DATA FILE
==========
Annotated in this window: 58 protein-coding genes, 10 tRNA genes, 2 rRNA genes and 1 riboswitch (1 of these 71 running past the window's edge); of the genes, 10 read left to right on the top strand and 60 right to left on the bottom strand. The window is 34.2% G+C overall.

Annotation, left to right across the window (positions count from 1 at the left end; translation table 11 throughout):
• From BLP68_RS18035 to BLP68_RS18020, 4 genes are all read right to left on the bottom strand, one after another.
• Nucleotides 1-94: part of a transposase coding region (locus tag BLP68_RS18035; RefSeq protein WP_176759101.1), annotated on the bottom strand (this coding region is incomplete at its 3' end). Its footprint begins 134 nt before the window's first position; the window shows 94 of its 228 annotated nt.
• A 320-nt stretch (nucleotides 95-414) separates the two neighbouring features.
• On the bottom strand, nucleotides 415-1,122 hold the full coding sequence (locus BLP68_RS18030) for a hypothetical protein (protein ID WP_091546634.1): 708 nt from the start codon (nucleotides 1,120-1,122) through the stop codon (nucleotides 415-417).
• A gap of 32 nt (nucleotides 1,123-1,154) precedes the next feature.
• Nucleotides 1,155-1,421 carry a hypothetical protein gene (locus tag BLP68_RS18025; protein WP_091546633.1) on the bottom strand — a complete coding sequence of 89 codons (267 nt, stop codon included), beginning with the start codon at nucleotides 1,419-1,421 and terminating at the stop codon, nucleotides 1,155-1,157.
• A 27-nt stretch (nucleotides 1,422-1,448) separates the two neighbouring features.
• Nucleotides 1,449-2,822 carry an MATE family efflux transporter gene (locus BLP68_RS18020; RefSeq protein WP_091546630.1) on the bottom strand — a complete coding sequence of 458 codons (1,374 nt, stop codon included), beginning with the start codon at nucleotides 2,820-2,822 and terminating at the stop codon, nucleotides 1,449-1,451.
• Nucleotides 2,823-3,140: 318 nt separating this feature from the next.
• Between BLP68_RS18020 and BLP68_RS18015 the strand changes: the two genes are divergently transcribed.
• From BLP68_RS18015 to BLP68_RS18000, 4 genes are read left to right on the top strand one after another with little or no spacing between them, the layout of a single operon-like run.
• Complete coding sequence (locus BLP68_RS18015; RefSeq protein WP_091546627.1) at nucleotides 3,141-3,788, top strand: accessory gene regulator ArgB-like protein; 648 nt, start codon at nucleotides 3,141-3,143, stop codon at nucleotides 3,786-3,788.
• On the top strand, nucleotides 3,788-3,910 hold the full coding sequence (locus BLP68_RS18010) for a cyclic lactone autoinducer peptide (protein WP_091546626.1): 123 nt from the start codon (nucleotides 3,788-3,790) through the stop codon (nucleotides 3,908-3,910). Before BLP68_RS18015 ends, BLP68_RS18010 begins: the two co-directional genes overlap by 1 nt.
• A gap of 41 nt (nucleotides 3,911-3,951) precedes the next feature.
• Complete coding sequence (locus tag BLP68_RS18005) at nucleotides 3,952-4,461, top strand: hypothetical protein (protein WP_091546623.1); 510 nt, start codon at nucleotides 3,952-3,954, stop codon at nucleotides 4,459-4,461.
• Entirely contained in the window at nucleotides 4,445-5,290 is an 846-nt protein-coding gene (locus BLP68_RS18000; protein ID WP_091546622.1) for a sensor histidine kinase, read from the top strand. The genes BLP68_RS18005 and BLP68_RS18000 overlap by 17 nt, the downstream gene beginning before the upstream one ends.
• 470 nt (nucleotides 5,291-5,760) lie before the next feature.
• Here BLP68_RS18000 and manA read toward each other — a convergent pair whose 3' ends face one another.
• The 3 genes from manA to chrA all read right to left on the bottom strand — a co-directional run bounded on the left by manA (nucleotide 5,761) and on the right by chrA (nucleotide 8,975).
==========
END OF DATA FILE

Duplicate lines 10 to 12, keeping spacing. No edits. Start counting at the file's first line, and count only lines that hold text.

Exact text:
• Nucleotides 1,449-2,822 carry an MATE family efflux transporter gene (locus BLP68_RS18020; RefSeq protein WP_091546630.1) on the bottom strand — a complete coding sequence of 458 codons (1,374 nt, stop codon included), beginning with the start codon at nucleotides 2,820-2,822 and terminating at the stop codon, nucleotides 1,449-1,451.
• Nucleotides 2,823-3,140: 318 nt separating this feature from the next.
• Between BLP68_RS18020 and BLP68_RS18015 the strand changes: the two genes are divergently transcribed.